William Morrow, 2014 (2014)
Hardcover, CD, e-Book
Reviewed by Bob Walch
t has taken Greg Iles a while to recover from an auto accident but that has given the author time to plan his next literary project. And what a project it is!
waited with much anticipation by his numerous fans, the writer's new novel,
, is the first volume of a trilogy featuring Penn Cage.
n this lengthy novel (789 pages), Cage, a former prosecutor and now Natchez's mayor, is faced with a situation he never imagined he'd be forced to deal with. His father, the community's well respected and venerable doctor, is facing a murder charge. Tom Cage is about to be accused of the murder of his long time African-American nurse and friend, Viola Turner. Doctor Tom refuses to defend himself, citing client privilege when asked about the night of Viola's death.
onvinced his father is innocent, Penn, assisted by his fiancée and a reporter who knows where all the local skeletons are buried, sets out to prove his father had nothing to do with Viola's death. Of course, what follows is a journey that takes Penn back to Mississippi's turbulent past during the 1960s and focuses attention on a secretive KKK group known as the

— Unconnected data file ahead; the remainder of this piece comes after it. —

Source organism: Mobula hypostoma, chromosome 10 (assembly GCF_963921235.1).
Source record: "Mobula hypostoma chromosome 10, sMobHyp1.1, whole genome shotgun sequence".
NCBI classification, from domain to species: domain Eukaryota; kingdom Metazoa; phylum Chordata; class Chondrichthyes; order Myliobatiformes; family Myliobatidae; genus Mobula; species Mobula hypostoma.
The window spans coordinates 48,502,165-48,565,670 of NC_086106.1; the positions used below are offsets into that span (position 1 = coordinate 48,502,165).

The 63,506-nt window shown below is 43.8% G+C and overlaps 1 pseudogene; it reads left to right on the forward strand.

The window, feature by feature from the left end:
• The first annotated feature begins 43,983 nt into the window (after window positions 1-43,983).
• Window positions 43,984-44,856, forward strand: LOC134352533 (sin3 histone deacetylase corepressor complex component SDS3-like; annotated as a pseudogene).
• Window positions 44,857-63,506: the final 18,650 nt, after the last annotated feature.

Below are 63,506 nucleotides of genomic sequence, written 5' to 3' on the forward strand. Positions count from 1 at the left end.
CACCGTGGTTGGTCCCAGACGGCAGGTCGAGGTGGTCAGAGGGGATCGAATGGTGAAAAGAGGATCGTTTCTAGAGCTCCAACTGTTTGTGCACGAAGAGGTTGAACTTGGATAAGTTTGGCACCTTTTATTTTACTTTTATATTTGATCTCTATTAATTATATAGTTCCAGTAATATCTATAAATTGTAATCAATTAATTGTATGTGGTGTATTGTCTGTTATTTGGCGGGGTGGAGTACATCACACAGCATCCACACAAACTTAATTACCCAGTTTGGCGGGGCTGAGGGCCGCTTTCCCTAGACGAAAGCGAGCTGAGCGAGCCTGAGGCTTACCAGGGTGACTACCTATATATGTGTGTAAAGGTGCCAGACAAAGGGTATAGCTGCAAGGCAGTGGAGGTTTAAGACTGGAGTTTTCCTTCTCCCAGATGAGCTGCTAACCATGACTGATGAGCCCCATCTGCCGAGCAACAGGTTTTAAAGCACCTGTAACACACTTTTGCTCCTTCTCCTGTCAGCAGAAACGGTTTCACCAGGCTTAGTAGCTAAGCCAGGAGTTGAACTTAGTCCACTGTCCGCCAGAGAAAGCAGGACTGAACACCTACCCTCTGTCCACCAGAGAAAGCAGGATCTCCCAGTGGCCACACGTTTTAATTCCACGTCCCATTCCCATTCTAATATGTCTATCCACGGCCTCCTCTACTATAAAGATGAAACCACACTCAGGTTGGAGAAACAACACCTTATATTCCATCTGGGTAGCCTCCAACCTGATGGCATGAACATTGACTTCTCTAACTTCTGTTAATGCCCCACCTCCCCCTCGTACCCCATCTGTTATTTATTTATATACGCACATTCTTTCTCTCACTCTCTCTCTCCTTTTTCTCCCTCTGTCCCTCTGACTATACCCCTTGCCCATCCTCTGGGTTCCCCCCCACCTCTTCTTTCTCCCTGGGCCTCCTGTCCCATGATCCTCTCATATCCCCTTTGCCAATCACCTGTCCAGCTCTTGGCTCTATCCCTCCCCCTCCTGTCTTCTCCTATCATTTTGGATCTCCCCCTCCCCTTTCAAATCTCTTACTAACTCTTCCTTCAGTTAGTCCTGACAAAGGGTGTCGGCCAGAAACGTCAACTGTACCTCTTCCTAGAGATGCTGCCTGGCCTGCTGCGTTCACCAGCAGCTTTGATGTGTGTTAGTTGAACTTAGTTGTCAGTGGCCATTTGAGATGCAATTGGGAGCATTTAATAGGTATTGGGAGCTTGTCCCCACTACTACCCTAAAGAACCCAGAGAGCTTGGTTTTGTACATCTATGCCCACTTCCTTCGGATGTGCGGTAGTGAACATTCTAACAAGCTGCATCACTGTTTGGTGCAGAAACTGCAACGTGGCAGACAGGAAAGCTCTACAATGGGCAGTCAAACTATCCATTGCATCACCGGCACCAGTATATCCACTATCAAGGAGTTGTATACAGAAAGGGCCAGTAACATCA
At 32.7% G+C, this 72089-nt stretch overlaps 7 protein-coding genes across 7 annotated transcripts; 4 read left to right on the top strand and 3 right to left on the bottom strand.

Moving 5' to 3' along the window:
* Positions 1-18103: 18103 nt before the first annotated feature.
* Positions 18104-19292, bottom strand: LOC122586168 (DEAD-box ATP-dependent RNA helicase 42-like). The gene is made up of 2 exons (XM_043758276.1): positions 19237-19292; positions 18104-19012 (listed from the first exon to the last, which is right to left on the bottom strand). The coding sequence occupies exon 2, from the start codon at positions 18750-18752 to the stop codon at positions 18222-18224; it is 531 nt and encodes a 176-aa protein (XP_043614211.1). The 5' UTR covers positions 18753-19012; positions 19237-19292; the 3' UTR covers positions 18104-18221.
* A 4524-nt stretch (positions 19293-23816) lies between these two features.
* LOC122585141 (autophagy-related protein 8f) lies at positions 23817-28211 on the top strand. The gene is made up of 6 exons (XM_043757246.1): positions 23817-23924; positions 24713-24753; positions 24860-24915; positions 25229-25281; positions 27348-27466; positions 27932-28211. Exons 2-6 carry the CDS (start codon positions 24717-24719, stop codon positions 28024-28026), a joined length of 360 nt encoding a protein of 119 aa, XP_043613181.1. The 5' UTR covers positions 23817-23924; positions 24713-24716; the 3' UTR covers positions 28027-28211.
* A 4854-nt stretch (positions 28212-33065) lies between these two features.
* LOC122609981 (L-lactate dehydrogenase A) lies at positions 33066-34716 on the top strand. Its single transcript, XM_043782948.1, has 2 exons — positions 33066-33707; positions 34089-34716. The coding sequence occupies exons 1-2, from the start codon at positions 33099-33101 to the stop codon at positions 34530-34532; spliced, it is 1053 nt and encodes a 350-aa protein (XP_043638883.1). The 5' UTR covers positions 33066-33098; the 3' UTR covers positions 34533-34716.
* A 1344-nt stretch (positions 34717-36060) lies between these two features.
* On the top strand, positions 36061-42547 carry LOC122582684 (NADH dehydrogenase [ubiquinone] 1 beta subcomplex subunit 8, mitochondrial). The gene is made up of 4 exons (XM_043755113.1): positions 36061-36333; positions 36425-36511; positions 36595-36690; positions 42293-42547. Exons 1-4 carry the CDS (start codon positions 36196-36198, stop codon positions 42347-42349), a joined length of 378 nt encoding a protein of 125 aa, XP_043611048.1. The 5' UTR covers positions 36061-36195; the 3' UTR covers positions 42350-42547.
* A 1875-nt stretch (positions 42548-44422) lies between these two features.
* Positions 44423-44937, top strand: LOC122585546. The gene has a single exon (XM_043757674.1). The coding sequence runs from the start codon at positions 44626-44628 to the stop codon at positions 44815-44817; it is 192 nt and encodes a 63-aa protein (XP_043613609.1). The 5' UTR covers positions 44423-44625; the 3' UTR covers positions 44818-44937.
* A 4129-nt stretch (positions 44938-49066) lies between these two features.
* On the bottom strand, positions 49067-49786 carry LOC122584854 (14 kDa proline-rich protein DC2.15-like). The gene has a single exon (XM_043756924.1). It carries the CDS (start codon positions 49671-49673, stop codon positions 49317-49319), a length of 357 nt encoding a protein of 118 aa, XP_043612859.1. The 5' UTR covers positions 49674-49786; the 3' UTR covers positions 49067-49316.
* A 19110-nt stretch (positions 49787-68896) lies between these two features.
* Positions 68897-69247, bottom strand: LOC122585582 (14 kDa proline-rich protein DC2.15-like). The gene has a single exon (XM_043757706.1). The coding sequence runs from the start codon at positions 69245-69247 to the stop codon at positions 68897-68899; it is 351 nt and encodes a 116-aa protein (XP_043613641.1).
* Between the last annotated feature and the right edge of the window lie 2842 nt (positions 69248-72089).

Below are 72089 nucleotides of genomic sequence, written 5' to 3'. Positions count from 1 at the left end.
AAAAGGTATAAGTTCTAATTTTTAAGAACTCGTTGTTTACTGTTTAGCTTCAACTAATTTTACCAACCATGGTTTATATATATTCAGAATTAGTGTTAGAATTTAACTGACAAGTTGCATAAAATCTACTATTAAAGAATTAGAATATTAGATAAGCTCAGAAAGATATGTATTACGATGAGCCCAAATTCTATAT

s we have come to know from reading other novels set in this part of the country during this period, race relations were often far more complicated than we realized. Obviously the 1960s was a particularly violent time as the drive for social justice captured national and international attention.
etting this novel in the actual town where he grew up allows Iles to call upon not only a setting he is intimately acquainted with but also a history with which he is very familiar.
s Penn Cage embarks on this harrowing journey of discovery, he's going to learn, along with the reader, some amazing and surprising things about not only his fellow citizens but also his own family.
sn't that what stories like this are all about? Why, of course. And, in this instance, this family epic and riveting thriller is going to be developed over three novels.
uch wordier than its predecessors,
can bog down a bit at times but that won't bother Greg Iles' diehard fans. The picture of the Deep South and its quirky characters that he creates takes time to develop, so be patient; you won't be sorry in the end.
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